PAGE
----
American ASSOCIATION
of poison control centers


HAND SANITIZER

Many hand sanitizers come in brightly colored bottles, can be laced with glitter, and smell like food or candy. This type of packaging makes them very tempting to young children. While a child who licks a tiny amount of hand sanitizer off of his or her hands is unlikely to become sick, a child ingesting any more than a taste of hand sanitizer could be at risk for alcohol poisoning.

The amount of alcohol in hand sanitizer ranges from 40% to 95%. Most hand sanitizer products contain over 60% ethyl alcohol, a stronger alcohol concentration than most hard liquors. By comparison, wine and beer contain about 10-15% and 5-10% alcohol, respectively. Even a small amount of alcohol can cause alcohol poisoning in children. Alcohol poisoning can cause confusion, vomiting and drowsiness, and in severe cases, respiratory arrest and death.

As of August 31, 2020, poison control centers have managed 15,949 exposure cases about hand sanitizer in children 12 years and younger.

FOR THE MEDIA:

Please cite this data as “National Poison Data System, American Association of Poison Control Centers.” Any and all print, digital, social, or visual media using this data must include the: “You can reach your local poison control center by calling the Poison Help hotline: 1-800-222-1222. To save the number in your mobile phone, text POISON to 797979.” Email media@aapcc.org or call 703-894-1863 for more information, questions, or to submit request data.

PREVENTION TIPS

  1. Hand sanitizers should be kept out of reach of children at all times, and used only with adult supervision.
  2. When using hand sanitizer on yourself or others, apply a dime-sized amount to dry hands and rub hands together until completely dry.
  3. If you suspect your child has ingested hand sanitizer, call the Poison Help hotline at 1-800-222-1222 immediately. Do not wait for symptoms to develop.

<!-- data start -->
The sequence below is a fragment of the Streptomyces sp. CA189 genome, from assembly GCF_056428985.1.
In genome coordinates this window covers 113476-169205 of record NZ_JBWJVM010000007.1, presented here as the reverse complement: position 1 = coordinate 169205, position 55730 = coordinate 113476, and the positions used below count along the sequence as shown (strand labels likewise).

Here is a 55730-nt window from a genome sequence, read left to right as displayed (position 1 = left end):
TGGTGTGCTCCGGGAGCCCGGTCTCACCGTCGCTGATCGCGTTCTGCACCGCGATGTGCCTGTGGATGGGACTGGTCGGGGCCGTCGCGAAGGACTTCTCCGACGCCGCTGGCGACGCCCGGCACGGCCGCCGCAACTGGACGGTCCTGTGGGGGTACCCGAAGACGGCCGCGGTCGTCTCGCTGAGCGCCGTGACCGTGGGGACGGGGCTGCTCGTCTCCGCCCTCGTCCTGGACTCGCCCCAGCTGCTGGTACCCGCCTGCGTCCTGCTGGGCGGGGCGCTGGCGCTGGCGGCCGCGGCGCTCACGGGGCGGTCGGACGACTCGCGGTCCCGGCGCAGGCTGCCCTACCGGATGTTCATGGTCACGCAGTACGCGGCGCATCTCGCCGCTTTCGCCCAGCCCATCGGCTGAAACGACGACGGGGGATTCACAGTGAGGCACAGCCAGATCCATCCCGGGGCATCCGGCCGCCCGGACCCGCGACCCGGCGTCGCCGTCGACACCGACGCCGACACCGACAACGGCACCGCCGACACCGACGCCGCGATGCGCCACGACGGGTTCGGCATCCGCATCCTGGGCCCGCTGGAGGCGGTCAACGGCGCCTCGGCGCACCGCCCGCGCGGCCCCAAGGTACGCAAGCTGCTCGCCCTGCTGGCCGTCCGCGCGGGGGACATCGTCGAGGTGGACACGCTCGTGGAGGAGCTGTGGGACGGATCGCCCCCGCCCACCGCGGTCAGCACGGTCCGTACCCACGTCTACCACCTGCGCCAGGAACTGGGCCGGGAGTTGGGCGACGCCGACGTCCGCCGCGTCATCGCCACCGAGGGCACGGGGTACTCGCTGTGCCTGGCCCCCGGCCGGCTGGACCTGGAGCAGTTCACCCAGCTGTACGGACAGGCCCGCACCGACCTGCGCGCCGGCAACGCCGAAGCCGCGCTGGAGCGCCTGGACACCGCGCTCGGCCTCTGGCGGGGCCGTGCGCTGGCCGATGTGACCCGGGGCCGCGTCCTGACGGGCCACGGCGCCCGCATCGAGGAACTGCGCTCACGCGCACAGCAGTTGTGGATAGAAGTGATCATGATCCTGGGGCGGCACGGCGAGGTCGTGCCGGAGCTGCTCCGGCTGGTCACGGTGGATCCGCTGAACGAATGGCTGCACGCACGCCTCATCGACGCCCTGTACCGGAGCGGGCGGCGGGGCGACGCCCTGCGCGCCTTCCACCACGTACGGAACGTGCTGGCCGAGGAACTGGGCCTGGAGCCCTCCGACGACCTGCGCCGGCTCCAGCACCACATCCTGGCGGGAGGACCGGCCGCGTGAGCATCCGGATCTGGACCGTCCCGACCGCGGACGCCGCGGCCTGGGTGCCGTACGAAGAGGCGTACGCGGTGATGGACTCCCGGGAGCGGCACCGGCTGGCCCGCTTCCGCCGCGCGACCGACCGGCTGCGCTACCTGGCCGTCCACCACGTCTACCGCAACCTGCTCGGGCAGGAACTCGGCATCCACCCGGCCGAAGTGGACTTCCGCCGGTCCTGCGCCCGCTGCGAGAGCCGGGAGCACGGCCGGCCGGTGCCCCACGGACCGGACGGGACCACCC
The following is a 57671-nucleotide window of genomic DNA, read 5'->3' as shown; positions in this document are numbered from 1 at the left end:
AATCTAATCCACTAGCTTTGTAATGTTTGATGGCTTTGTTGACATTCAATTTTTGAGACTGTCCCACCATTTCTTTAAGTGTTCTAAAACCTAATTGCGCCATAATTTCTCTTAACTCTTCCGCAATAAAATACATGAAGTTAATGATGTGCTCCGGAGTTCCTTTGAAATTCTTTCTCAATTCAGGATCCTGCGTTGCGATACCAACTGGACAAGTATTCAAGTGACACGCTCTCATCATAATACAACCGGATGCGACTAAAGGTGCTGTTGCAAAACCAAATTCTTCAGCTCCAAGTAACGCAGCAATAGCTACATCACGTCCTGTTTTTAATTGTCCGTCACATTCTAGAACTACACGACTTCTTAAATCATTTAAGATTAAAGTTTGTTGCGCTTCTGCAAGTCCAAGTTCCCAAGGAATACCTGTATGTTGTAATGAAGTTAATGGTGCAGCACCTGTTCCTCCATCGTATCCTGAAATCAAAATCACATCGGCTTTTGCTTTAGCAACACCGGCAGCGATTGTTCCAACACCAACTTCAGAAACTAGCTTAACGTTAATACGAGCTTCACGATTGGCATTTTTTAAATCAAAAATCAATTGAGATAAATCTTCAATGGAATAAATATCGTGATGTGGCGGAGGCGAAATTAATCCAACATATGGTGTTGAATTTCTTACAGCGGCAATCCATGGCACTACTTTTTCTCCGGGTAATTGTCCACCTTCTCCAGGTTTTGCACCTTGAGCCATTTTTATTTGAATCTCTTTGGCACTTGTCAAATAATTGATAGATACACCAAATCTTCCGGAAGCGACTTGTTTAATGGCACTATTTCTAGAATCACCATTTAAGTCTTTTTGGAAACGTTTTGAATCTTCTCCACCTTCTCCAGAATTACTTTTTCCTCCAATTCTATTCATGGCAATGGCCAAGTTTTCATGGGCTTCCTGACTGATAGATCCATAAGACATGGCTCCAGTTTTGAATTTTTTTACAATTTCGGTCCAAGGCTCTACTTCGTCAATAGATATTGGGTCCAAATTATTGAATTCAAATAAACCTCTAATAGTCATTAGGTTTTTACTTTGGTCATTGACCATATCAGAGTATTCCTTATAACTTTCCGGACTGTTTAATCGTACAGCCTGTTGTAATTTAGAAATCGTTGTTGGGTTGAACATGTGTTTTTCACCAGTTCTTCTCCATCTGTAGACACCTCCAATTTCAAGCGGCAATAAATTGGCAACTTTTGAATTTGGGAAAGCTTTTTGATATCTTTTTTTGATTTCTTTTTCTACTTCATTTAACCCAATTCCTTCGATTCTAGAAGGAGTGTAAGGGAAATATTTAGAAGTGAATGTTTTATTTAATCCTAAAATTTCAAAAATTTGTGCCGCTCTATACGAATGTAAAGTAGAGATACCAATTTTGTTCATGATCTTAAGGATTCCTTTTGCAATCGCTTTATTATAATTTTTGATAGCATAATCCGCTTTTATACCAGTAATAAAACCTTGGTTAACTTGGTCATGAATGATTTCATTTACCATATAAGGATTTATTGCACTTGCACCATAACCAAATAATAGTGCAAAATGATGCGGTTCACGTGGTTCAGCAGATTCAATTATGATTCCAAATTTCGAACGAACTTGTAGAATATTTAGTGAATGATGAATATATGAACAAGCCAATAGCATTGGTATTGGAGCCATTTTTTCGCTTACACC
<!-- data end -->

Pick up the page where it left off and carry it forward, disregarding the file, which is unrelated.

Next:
RESOURCES

For more information on preventing exposures to hand sanitizers, read this factsheet on hand sanitizers from the Upstate New York Poison Center.

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Important notes about poison control center data

AAPCC maintains the National Poison Data System (NPDS) , the national database of information logged by the country’s regional poison control centers serving all 50 United States, Puerto Rico, the District of Columbia, and territories. Case records in this database are from self-reported calls: they reflect only information provided when the public or healthcare professionals report an actual or potential exposure to a substance, request information, or request educational materials. As such:
  • AAPCC is not able to completely verify the accuracy of every report made to member centers.
  • Additional exposures may go unreported to poison control centers and data referenced from the AAPCC should not be construed to represent the complete incidence of national exposures to any substance(s).
  • Poison control call volume about any given substance is influenced by the public’s awareness of the hazard or even the Poison Help hotline itself, which are heavily influenced by both social and traditional media coverage.
  • Poison control data are considered preliminary and are subject to change until the dataset for a given year has been locked.
  • AAPCC is continuously working to update the NPDS substance coding taxonomy to better serve the needs of AAPCC members and surveillance partners. As a result, substances may be reclassified within NPDS’ coding hierarchy, and case counts may change. This is particularly true for novel or emerging substances.

The term “exposure” means someone has had contact with the substance in some way; for example, ingested, inhaled, or absorbed a substance by the skin or eyes, etc. Exposures do not necessarily represent poisonings or overdoses.

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